Tim Liptrot: Banksy and the Use of Religious Imagery to Criticize Violence

The first piece is named “armored peace dove.” I have intentionally included an image of it on the wall of a Palestinian home in the occupied territories. Context and location are an important part of the message to Banksy’s art which draws on traditions of graffiti. I apologize that I’m not an art major and don’t have the language to describe art.

The work features an enormous dove, carrying an olive branch, juxtaposed with its bulletproof vest and the target drawn on it. The dove is of course the classic christian symbol of both god and peace. An olive branch is a proverbial symbol for the willingness to negotiate to avoid violence. These two classic elements of the christian/western peace-building tradition are juxtaposed with the violence inherent in the bullet proof vest and the target. This lends itself to multiple interpretations. Has the target lead peace to armor itself to attack? Or by donning armor does the dove incriminate itself in the violence, corrupting the peace it symbolizes?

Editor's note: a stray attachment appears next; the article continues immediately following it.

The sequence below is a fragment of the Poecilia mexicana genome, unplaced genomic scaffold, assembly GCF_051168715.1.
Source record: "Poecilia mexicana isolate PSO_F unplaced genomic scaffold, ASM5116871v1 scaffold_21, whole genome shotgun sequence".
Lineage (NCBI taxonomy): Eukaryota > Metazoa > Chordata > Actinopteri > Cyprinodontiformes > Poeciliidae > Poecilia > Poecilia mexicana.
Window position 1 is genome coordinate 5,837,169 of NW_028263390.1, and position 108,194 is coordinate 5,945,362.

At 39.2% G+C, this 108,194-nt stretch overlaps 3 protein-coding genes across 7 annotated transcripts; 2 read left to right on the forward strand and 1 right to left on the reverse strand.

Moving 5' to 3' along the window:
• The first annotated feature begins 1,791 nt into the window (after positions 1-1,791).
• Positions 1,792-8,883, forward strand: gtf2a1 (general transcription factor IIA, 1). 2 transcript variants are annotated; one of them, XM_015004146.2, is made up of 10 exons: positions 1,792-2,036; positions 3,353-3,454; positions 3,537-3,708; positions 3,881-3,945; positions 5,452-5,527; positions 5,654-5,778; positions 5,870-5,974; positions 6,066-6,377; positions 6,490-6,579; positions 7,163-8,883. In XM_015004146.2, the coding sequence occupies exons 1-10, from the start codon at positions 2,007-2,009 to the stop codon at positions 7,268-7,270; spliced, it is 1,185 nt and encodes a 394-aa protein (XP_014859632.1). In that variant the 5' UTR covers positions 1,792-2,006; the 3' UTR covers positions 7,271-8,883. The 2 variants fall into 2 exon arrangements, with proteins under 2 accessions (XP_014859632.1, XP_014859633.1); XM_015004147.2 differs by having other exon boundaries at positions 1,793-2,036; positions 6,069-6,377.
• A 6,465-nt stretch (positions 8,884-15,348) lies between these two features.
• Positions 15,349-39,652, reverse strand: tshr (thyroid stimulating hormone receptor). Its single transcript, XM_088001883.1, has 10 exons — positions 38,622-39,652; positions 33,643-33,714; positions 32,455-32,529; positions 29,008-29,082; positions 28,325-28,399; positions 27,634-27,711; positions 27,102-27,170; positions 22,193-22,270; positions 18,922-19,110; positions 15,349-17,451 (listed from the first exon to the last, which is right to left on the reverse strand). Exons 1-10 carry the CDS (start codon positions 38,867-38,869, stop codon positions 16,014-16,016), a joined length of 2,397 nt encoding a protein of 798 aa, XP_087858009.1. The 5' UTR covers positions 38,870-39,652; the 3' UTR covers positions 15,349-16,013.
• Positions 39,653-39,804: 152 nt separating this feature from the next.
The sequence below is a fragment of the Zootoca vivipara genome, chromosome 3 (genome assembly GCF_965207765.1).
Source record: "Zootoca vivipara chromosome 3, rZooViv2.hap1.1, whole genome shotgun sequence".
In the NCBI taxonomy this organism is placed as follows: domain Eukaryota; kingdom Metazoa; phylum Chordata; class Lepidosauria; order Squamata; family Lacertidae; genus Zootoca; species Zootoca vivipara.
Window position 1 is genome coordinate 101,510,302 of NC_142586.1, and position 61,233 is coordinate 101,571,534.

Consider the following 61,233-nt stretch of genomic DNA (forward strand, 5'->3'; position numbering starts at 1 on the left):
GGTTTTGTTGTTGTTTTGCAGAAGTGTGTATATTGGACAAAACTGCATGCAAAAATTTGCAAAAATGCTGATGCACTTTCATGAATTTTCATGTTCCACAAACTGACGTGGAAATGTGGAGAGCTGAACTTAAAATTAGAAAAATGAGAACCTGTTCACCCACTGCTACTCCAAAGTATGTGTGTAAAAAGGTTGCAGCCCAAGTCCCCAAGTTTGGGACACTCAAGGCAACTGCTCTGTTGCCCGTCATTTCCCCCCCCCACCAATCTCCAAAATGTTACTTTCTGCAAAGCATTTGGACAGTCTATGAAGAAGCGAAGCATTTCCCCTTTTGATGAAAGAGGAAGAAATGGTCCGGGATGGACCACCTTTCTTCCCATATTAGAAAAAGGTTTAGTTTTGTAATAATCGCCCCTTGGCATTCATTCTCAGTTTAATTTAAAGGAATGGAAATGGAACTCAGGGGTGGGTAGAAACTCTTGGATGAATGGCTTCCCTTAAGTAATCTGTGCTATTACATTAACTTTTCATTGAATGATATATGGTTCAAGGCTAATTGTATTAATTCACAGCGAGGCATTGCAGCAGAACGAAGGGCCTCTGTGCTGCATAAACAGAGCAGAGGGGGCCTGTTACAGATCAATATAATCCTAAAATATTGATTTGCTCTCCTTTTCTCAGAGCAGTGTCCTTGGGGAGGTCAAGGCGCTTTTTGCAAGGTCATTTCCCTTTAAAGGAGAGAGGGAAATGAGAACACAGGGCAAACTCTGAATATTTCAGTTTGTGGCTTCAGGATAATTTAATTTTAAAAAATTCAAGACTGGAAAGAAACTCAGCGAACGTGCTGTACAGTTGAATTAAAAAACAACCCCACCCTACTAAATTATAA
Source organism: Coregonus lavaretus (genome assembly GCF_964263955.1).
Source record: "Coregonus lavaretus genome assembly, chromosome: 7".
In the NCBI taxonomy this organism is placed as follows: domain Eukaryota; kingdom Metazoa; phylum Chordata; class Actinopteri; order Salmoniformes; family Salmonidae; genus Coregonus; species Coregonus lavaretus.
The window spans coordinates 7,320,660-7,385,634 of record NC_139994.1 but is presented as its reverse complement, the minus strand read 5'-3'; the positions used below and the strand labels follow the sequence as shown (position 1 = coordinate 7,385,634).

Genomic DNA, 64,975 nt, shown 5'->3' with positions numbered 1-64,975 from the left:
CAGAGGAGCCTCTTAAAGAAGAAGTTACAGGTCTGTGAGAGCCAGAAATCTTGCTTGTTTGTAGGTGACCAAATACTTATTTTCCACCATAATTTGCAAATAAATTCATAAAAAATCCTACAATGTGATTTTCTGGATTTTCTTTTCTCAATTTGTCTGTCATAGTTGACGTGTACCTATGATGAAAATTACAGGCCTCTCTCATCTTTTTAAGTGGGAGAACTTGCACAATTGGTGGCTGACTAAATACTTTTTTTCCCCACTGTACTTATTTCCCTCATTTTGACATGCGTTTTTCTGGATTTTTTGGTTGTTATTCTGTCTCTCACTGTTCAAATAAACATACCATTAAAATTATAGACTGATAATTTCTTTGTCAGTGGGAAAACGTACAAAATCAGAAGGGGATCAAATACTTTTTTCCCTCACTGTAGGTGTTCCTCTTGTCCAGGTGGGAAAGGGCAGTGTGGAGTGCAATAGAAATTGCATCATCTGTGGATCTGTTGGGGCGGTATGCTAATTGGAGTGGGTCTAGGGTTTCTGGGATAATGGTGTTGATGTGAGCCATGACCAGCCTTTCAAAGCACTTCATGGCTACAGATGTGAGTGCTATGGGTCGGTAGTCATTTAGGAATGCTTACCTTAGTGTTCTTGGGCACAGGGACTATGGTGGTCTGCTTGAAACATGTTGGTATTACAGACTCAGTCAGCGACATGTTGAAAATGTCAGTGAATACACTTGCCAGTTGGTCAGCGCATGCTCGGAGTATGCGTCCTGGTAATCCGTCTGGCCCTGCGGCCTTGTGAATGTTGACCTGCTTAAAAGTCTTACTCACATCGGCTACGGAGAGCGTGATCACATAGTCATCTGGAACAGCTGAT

To explore this we should look at where the symbol was placed. Banksy chose to first debut the piece on the apartheid wall in Bethlehem in the occupied territories. The apartheid wall has become a symbol of Israeli oppression of the Palestinian people, of settler colonialism and of land theft. But it is also a symbol of the failure of the west to restrain settler colonialism in Israel after the ICJ ruled the wall illegal but did not take action to stop it. Viewed in this context, I see Banksy’s piece as a dark criticism of the failures and contradictions of so western peacebuilding and conflict regulating institutions. To me the piece says “you speak the language of christian peace, but in your actions you are violent or complicit in violence”. I also like how the spray paint he used drips from the high contrast around the birds wings. I think it gives the piece more punch.